Mediterranean Gull

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Image:Mediterranean gull.JPG

Common Name: Mediterranean Gull
Scientific Name: Larus melanocephalus

Size: 14-15 inches (36-38 cm); 98-105 cm wingspan

Habitat: Europe; breeds almost entirely in Europe, mainly on the Black Sea coast of Ukraine, with a recent spread to the northern Caucasian Plains and Azerbaijan. It also breeds at scattered localities throughout Europe, including the Netherlands, southern France, Italy, Greece, Turkey, southern England, Belgium, Germany and Spain. It winters in the Mediterranean, the Black Sea, north-west Europe and north-west Africa.

This gull breeds in colonies in large reed beds or marshes, or on islands in lakes; where its population is small, it nests in Black-headed Gull colonies. It is highly gregarious in winter, both when feeding or in evening roosts. It is not a pelagic species, and is rarely seen at sea far from coasts.

Status: Least Concern. Global Population: 360,000 - 960,000 mature individuals. Populations appear stable but this species has sustained heavy losses as a result of tourist disturbance at breeding colonies. The species may also be threatened by habitat loss resulting from tourism development, and by marine pollution (e.g. oil spills and chemical discharges).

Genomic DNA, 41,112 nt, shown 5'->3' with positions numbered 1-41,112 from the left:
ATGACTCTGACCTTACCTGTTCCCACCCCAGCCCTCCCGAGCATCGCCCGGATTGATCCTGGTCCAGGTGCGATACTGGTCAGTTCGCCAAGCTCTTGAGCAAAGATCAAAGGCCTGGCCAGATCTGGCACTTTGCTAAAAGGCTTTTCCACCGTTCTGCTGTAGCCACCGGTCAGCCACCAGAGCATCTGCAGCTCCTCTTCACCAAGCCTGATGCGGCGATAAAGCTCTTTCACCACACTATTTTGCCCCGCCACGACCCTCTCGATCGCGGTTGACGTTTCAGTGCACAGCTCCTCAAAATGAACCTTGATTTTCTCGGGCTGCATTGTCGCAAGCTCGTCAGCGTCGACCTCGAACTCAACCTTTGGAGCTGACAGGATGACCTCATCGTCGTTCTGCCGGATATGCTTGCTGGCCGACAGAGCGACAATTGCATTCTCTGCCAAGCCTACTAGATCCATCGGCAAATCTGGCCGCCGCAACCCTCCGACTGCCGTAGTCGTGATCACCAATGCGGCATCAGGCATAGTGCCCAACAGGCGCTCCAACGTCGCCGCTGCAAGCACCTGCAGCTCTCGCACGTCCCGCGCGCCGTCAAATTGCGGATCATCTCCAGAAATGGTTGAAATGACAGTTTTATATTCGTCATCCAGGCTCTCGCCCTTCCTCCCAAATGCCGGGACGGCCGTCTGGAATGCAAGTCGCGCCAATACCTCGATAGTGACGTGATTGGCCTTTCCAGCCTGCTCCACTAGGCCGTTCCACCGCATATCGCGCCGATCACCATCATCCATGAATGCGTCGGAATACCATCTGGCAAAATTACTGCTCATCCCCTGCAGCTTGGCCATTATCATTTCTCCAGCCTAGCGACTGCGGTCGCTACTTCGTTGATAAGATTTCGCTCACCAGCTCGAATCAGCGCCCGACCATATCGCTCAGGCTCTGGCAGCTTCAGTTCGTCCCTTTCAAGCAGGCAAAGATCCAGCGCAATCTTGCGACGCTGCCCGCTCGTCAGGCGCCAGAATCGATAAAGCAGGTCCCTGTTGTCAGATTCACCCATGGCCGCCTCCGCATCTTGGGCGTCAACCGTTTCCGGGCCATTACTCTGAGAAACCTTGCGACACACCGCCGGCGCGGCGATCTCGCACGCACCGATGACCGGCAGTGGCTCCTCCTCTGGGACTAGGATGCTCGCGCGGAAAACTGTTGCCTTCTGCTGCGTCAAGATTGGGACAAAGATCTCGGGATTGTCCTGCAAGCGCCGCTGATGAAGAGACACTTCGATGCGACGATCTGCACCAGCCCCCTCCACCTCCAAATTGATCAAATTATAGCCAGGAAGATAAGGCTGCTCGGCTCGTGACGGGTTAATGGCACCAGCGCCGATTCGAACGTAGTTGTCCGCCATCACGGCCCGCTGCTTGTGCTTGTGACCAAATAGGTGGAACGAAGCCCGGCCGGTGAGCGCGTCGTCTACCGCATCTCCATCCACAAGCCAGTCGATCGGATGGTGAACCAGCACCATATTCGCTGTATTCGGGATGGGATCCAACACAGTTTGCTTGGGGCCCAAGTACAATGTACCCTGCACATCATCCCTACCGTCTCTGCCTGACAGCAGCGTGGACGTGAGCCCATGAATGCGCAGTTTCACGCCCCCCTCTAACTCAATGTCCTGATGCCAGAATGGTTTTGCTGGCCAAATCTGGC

Diet: Fish, worms, food scraps, insects, offal and carrion.

Breeding: Sexes are alike. First-winter birds resemble young Common Gulls but the black forewings and black lines through the secondaries are even more pronounced. This bird takes two years to reach maturity. At rest, non-breeding Mediterranean Gulls of all ages have a distinct dark smudge behind the eye, often with some black extending over the crown. Compared with Black-headed Gulls, they are chunkier-bodied, with a heavier, more angular head and a thicker bill.

The species breeds in colonies, usually of less than 1,000 pairs and occasionally in single pairs amidst colonies of other species. The nest is a shallow depression, situated on the ground in sparsely vegetated sites, thickets or reed beds near water. Nests are about 60 cm apart from neighboring pairs.

Cool Facts: Birders often abbreviate its name to "Med Gull". It closely resembles the Black-headed Gull but is slightly larger and does not have the black-band on the edge of the primary feathers or tail feathers.


Found in Songbird ReMix Seabirds Volume 2

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